Polish team manager and media officer Jakub Kwiatkowski has claimed the country’s players don’t need to be persuaded to boycott their World Cup qualifier against Russia.
The Russians were due to host the Eagles in Path B of the UEFA play-offs on March 24, with the winners facing either Sweden or the Czech Republic for a place in Qatar later this year.
But, before FIFA and UEFA took action to ban the Eastern European nation from their competitions, Poland revealed they would not face Russia given their invasion from Ukraine.
And Kwiatkowski, who helped his country’s players through tough talks, praised them for the decisive action amid procrastination from football’s governing bodies.
“It was the decision of all the players. We had no doubts or had to persuade anyone [about boycotting the match against Russia]he told Sam Matterface of talkSPORT.
“We contacted FIFA before [the invasion], and sent a letter, and expressed deep concern, and asked them for an urgent position on the play-off. We have had no response from FIFA on the letter.
“Then on Thursday, when the invasion started, the circumstances changed dramatically and we made a statement to FIFA telling them we weren’t going to play in Russia.”
Poland are currently doing all they can to help Ukrainians fleeing the invasion and Kwiatkowski revealed that he and the Polish government have been working quickly to help the national team player and Tomasz Kedziora, who plays his football for the Dynamo Kyiv, to get to safety, with others.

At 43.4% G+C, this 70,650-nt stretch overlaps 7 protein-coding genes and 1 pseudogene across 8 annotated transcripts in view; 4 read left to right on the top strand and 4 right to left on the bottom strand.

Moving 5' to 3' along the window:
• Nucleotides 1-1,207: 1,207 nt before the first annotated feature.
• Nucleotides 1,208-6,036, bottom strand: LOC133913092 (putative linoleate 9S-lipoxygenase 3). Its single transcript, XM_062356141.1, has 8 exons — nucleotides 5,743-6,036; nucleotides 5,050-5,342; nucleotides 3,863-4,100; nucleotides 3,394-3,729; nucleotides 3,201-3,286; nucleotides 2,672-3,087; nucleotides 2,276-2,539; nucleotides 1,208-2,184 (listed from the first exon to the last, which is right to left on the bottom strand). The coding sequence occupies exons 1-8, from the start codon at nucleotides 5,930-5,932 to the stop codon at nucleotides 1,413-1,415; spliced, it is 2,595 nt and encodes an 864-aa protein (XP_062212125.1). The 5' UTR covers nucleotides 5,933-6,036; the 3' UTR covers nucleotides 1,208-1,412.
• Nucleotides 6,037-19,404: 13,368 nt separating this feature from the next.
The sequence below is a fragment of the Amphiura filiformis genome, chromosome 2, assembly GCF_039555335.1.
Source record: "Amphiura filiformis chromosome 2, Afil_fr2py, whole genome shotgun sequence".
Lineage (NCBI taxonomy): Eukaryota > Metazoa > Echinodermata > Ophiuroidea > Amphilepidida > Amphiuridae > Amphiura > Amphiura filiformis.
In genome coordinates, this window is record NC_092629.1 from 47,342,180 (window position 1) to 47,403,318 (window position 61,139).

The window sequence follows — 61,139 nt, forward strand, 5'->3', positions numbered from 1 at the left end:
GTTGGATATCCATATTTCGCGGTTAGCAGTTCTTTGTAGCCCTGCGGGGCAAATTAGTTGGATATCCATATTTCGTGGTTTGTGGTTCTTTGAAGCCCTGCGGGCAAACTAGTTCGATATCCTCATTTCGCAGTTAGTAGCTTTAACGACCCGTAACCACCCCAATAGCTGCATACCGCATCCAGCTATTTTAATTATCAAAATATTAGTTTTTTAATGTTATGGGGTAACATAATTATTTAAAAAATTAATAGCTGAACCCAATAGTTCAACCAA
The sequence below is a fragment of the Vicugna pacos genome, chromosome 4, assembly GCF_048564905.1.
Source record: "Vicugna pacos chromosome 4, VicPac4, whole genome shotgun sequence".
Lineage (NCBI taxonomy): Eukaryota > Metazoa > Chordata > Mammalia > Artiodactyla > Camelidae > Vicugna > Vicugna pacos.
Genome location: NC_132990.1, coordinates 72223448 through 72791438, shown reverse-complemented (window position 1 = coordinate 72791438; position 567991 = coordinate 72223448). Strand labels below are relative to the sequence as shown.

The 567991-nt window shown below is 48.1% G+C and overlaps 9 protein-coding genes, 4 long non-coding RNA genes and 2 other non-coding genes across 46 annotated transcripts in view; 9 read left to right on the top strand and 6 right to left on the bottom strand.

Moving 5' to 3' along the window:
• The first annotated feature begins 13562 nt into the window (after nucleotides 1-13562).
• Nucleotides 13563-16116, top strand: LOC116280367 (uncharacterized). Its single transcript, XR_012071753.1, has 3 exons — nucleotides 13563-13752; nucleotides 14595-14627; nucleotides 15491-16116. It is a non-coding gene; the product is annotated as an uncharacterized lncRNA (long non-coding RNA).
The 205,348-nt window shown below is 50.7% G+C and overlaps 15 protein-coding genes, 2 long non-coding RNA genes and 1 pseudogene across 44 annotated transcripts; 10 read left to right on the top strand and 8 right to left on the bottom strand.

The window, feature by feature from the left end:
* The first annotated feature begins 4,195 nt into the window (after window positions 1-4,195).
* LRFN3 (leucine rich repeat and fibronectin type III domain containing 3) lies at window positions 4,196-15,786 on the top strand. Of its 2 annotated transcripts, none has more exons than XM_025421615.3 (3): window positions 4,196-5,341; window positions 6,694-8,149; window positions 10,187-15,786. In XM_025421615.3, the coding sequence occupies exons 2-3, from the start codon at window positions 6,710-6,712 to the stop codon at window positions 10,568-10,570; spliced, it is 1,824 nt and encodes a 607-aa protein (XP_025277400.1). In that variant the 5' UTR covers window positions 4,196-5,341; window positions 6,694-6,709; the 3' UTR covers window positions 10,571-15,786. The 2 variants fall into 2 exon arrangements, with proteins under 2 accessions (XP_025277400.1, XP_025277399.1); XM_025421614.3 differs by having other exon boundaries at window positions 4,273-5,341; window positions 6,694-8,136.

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“We showed our support for the Ukrainians, and for us that was the most important thing, especially because one of our players, Tomasz Kedziora, is a Dynamo Kyiv player,” he said.
“He was in Kyiv when the invasion started and witnessed the shelling, and it was a truly tragic experience.
“We asked the government for the transport of the player, his wife is Ukrainian and the Polish conciliator from Lviv organized the transport. We have also managed to help other people in football who have asked us for help.
“We helped him to come back to Poland, thanks to the Polish government and he arrived in the country last Sunday.”
While the tragic events in Ukraine affected everyone, Kwiatkowski said the tragedy had an even greater effect on some members of the Polish squad, hence their decision to take strong action.
“Wojciech Szczesny, our goalkeeper, his wife is Ukrainian, it means that in the veins of his son, there is Ukrainian blood”, he added.
“In such circumstances, it’s hard to imagine that we could stand on the pitch and play against a team that represents invaders.”
The decision to end the clash was welcomed by Poland’s captain and top scorer Robert Lewandowski, who said on Twitter: “I can’t imagine playing a game with the Russian national team in a situation where armed aggression in Ukraine continues.”
The Swedish and Czech football associations also later said they would not play against Russia due to the invasion.
But, since then, FIFA has confirmed the suspension of Russian national teams from international football and all club teams from FIFA and UEFA competitions until further notice.